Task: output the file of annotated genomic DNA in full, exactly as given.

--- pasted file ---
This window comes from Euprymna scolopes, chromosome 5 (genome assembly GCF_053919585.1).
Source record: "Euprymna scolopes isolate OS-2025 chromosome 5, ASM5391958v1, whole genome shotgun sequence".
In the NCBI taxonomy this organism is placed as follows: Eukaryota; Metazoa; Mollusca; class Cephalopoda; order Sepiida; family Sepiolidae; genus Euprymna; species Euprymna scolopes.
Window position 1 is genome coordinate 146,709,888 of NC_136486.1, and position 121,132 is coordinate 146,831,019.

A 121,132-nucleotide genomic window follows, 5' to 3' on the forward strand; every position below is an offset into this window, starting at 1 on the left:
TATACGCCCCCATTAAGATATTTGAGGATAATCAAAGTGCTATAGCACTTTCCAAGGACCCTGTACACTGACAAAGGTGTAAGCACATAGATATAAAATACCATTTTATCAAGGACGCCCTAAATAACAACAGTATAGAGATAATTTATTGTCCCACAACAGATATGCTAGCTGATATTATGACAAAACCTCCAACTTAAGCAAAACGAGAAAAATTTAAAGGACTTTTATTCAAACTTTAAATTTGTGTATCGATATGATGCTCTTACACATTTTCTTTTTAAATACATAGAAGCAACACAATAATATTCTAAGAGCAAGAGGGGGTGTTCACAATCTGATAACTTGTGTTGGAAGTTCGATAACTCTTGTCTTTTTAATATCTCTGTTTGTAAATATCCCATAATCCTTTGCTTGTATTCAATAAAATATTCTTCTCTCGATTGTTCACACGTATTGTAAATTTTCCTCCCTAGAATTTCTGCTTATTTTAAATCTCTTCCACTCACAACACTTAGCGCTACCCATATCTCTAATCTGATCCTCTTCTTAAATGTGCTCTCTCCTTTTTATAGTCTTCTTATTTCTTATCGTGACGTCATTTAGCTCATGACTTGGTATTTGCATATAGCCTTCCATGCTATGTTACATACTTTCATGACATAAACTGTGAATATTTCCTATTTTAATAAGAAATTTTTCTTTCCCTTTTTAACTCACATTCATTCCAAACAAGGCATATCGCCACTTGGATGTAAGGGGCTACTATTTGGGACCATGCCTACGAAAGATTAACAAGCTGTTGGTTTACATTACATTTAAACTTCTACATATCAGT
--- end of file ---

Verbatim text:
This window comes from Euprymna scolopes, chromosome 5 (genome assembly GCF_053919585.1).
Source record: "Euprymna scolopes isolate OS-2025 chromosome 5, ASM5391958v1, whole genome shotgun sequence".
In the NCBI taxonomy this organism is placed as follows: Eukaryota; Metazoa; Mollusca; class Cephalopoda; order Sepiida; family Sepiolidae; genus Euprymna; species Euprymna scolopes.
Window position 1 is genome coordinate 146,709,888 of NC_136486.1, and position 121,132 is coordinate 146,831,019.

A 121,132-nucleotide genomic window follows, 5' to 3' on the forward strand; every position below is an offset into this window, starting at 1 on the left:
TATACGCCCCCATTAAGATATTTGAGGATAATCAAAGTGCTATAGCACTTTCCAAGGACCCTGTACACTGACAAAGGTGTAAGCACATAGATATAAAATACCATTTTATCAAGGACGCCCTAAATAACAACAGTATAGAGATAATTTATTGTCCCACAACAGATATGCTAGCTGATATTATGACAAAACCTCCAACTTAAGCAAAACGAGAAAAATTTAAAGGACTTTTATTCAAACTTTAAATTTGTGTATCGATATGATGCTCTTACACATTTTCTTTTTAAATACATAGAAGCAACACAATAATATTCTAAGAGCAAGAGGGGGTGTTCACAATCTGATAACTTGTGTTGGAAGTTCGATAACTCTTGTCTTTTTAATATCTCTGTTTGTAAATATCCCATAATCCTTTGCTTGTATTCAATAAAATATTCTTCTCTCGATTGTTCACACGTATTGTAAATTTTCCTCCCTAGAATTTCTGCTTATTTTAAATCTCTTCCACTCACAACACTTAGCGCTACCCATATCTCTAATCTGATCCTCTTCTTAAATGTGCTCTCTCCTTTTTATAGTCTTCTTATTTCTTATCGTGACGTCATTTAGCTCATGACTTGGTATTTGCATATAGCCTTCCATGCTATGTTACATACTTTCATGACATAAACTGTGAATATTTCCTATTTTAATAAGAAATTTTTCTTTCCCTTTTTAACTCACATTCATTCCAAACAAGGCATATCGCCACTTGGATGTAAGGGGCTACTATTTGGGACCATGCCTACGAAAGATTAACAAGCTGTTGGTTTACATTACATTTAAACTTCTACATATCAGT